One additional factor explaining this heterogeneity in response is the etiology of dementia. The relationship between amyloidosis and dementia is complex. Dementia can present without amyloid pathology48,49 and cerebral amyloidosis can present in older adults without dementia.50 The use of PiB imaging can help identify participants at risk of amyloid-associated dementia, who could potentially benefit from ω-3 supplementation. Based on our study findings, we anticipate that cognitively healthy older participants at the lowest quartile of serum DHA levels (persons with limited seafood consumption) would be a reasonable target for an ω-3 supplementation trial. Indeed, a preplanned analysis of the MAPT trial30 (presented at Clinical Trials in Alzheimer Disease Conference, San Diego, California, 2015) indicated cognitive benefit in participants at the lowest quartile of red blood cell DHA who received 800 mg/d of DHA supplementation.
This study has some limitations. First, we were limited by a small sample size and were likely underpowered to detect significant associations between serum DHA and some measures of brain volume and cognitive scores. Second, the study participants were enriched for vascular risk factors and vascular brain injury, which is present in 15% to 46% of the elderly population based on evidence of infarcts at autopsy.51 A study enriched with individuals with extensive amyloidosis might present with different results28 in light of evidence that significant cerebral amyloidosis can limit the delivery of DHA to the brain.52,53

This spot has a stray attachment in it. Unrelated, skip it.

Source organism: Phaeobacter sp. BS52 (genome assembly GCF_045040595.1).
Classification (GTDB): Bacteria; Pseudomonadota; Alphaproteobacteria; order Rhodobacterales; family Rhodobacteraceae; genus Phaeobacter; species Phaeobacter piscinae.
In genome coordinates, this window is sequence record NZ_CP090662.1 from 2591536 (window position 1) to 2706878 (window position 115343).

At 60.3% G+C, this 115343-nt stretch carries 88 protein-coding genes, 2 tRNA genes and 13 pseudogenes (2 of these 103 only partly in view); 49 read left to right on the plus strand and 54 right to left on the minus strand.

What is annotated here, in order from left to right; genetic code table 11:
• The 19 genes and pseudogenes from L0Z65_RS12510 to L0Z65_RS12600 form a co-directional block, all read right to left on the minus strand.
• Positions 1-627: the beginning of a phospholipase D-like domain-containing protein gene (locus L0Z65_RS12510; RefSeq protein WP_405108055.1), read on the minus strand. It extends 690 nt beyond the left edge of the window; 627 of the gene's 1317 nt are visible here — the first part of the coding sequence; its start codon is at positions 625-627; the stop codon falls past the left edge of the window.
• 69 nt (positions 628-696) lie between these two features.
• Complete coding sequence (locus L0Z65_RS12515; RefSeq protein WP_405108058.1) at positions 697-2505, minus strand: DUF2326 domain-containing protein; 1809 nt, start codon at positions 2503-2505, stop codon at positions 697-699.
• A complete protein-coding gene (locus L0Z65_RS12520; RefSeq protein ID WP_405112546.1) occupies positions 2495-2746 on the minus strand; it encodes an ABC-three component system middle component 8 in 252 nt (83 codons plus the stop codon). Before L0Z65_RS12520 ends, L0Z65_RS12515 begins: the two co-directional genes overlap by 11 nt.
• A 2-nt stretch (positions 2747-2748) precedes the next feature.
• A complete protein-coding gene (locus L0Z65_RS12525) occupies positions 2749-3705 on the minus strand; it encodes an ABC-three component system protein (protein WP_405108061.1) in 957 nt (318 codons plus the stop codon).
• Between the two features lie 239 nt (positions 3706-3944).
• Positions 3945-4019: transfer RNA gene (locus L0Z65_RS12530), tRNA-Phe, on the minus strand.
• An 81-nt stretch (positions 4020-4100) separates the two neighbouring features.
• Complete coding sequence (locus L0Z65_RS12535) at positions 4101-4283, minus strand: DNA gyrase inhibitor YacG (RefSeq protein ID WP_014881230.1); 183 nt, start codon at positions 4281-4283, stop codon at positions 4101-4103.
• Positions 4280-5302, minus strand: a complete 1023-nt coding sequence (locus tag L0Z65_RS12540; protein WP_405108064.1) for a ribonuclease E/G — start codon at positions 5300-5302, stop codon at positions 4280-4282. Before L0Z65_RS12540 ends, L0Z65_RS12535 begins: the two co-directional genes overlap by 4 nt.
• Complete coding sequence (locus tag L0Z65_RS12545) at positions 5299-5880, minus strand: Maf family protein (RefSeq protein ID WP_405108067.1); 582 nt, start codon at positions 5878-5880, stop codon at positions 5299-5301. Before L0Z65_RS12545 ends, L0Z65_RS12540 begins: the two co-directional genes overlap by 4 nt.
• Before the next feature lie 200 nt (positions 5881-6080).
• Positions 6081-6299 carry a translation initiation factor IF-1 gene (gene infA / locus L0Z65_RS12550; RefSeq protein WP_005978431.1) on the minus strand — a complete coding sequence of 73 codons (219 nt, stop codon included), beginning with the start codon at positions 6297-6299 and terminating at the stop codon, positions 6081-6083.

We report an association between greater serum DHA levels and less cerebral amyloidosis as well as higher volumes of several subregions of the brain affected in AD in cognitively healthy older adults. These findings stimulate interest toward understanding the complexity of brain ω-3 fatty acid metabolism, with particular focus on the mechanisms regulating their delivery to the brain and their involvement in neuronal survival, function, and synaptogenesis.
Corresponding Author: Hussein N. Yassine, MD, Division of Endocrinology, Department of Medicine, University of Southern California, 2250 Alcazar St, Room 210, Los Angeles, CA 90033 (email@example.com).
Accepted for Publication: April 29, 2016.
Published Online: August 8, 2016. doi:10.1001/jamaneurol.2016.1924
Author Contributions: Dr Yassine had full access to all of the data in the study and takes responsibility for the integrity of the data and the accuracy of the data analysis.